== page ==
Pretty much everyone has seen the Disney movie, The Lion King,Hyenas where the animals that lived in the graveyard were always laughing about something. Hyenas are known for their constant giggling but could it actually have a significance? Research has shown that there is actually a system behind these constant giggles.
Frédéric Theunissen, from the University of California at Berkeley, USA, and Nicolas Mathevon, from the Université Jean Monnet, St. Etienne, France lead a research team at a Berkley field station where they observed the behavior of Hyenas. Science Daily quotes one of the researchers Theunissen,"The hyena's laugh gives receivers cues to assess the social rank of the emitting individual. This may allow hyenas to establish feeding rights and organize their food-gathering activities." Here he describes that the laughter may actually have social meaning.
One thing they found is that the pitch of the laughter describes the age of that hyena. Aside from the actual pitches of the laughter, the spacing between each noise can tell what the social status is of that particular hyena. These qualities can be important when interacting with other hyenas especially when it involves food. When a group of hyenas are competing for a particular food source revealing that they are older and of higher priority could help then win the fight for the food.This laughter can be started by an individual out of purely expressing their emotions. Theunissen and his team believe that groups of hyenas interact using these signals and can choose whether or not to join the group.
I'l admit I'm not one to jump on the opportunity of studying animals but, I find the animal behavior of these animals very interesting. It is amazing how just a "laughter" to us can mean so much in the animal world.I'm now wondering how many other species have communication systems like this?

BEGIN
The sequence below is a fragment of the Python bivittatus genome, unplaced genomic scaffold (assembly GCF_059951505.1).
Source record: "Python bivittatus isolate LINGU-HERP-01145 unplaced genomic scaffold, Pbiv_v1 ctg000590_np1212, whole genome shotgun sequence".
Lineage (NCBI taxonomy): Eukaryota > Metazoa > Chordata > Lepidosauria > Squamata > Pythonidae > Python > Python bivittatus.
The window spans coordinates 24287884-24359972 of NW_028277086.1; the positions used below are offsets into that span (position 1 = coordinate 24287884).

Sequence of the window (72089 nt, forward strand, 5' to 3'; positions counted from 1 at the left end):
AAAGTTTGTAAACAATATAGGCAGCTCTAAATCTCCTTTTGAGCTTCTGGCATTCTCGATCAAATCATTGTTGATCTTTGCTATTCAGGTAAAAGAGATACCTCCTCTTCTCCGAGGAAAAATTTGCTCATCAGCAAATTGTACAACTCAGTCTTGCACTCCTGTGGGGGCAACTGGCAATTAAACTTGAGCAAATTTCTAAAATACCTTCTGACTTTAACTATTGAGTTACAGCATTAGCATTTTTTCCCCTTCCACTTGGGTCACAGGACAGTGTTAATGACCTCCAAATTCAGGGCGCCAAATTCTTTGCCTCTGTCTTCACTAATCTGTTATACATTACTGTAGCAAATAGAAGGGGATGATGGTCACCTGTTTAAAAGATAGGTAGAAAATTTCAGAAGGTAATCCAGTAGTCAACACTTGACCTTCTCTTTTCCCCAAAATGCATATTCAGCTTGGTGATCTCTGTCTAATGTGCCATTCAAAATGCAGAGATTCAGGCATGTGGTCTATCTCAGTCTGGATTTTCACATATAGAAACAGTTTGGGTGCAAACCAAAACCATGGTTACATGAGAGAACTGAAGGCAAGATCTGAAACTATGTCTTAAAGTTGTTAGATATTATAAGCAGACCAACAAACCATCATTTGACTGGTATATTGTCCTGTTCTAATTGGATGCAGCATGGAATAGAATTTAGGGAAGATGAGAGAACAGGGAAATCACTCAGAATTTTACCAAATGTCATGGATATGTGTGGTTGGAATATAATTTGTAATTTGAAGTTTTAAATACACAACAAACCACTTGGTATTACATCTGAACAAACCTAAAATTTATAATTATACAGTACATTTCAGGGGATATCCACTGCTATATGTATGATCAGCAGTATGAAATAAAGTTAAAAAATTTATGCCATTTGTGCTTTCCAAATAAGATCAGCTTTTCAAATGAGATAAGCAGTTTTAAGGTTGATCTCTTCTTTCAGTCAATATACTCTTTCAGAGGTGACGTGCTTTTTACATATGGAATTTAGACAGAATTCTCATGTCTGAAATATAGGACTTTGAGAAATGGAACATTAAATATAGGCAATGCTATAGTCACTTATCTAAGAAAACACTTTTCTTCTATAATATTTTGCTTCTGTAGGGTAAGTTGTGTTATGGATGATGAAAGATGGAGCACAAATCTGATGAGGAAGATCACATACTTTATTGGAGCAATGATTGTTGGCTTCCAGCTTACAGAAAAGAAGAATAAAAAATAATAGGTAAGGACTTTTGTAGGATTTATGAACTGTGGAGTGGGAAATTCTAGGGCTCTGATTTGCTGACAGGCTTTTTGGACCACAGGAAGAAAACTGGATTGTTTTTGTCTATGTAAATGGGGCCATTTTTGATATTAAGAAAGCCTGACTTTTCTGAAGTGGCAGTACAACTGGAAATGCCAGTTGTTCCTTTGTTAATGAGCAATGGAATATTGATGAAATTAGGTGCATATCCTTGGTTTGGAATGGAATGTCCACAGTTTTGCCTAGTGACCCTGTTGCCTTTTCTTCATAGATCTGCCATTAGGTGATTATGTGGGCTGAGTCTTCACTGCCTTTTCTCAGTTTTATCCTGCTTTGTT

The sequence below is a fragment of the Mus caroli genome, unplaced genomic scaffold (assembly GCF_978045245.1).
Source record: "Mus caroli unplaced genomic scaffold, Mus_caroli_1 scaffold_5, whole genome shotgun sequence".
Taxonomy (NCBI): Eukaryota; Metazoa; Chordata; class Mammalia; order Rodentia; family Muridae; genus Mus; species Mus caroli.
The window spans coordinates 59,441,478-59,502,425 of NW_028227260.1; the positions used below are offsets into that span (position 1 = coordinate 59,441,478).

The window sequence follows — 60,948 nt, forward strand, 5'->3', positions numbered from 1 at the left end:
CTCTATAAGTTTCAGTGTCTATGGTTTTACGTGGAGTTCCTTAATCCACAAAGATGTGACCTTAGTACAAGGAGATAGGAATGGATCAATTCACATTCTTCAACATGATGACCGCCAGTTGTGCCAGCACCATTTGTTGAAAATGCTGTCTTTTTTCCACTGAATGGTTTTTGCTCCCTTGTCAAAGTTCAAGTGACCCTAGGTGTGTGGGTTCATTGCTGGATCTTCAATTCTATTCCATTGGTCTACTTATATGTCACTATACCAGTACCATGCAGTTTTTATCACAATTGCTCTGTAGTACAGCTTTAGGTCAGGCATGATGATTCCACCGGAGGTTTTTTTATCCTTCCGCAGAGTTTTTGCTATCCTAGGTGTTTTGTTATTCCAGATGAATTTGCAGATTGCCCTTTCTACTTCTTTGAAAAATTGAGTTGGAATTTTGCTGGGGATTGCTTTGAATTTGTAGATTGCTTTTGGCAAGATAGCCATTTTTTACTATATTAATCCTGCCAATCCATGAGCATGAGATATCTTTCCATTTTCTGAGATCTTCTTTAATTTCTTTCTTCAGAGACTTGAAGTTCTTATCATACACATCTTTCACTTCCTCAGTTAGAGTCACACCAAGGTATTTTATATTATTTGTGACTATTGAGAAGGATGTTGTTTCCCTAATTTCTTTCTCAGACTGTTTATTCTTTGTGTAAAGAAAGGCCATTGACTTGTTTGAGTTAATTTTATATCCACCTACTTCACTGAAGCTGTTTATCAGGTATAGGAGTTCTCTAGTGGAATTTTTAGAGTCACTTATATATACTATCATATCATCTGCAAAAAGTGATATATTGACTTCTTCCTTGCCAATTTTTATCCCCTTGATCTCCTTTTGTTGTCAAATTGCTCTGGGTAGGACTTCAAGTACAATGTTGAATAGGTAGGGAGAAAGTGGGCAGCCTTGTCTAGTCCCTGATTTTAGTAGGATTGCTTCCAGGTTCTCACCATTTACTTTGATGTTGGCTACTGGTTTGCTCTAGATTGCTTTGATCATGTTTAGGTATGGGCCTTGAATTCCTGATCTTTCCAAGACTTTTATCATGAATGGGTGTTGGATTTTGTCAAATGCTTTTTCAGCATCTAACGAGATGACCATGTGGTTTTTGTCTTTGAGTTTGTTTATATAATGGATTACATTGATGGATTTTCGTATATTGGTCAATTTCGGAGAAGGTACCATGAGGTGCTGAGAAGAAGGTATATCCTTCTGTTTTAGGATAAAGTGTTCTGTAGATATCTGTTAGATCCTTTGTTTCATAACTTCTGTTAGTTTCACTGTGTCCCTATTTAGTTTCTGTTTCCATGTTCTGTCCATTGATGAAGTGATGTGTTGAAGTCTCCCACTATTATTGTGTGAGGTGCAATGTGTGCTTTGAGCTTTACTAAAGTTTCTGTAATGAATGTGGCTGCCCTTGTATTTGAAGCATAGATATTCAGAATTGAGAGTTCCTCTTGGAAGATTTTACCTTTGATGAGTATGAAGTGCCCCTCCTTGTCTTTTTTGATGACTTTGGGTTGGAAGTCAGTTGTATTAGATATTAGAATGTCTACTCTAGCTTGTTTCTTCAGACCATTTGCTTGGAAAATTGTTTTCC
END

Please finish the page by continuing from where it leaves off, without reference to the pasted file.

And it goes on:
Wednesday, March 31, 2010
The Science Behind Hyneas' Laughter
Posted by Peter Houlihan at 8:02 PM
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This is one of my favorite movies so I cannot help but to be intrigued. That movie makes me believe that hyenas have similar laughs to humans and are evil and live in fire burning caves. I recently saw a hyena on a safari ride in Africa this summer and I was expecting to hear a laugh from them! It is interesting how the hyenas use their laugh to establish feeding rights and to organize their food gathering activities, also how their laugh’s pitch can determine how old the hyena is. I agree that the animal behavior of hyenas is really interesting and I would like to learn more about this.ReplyDelete
Posted by Amanda Makowski
Hyena are unique animals especially when it comes to their social behavior. they even know who is the boss in their clan and who is not.ReplyDelete
Posted by Anna Moreno
I never knew there was so much more to a hyena's laugh. Some animal behaviors can be extremely difficult to understand. The fact that researchers were able to find out how their laugh gives receivers cues to assess the social ranks of the emitting individual is really amazing.ReplyDelete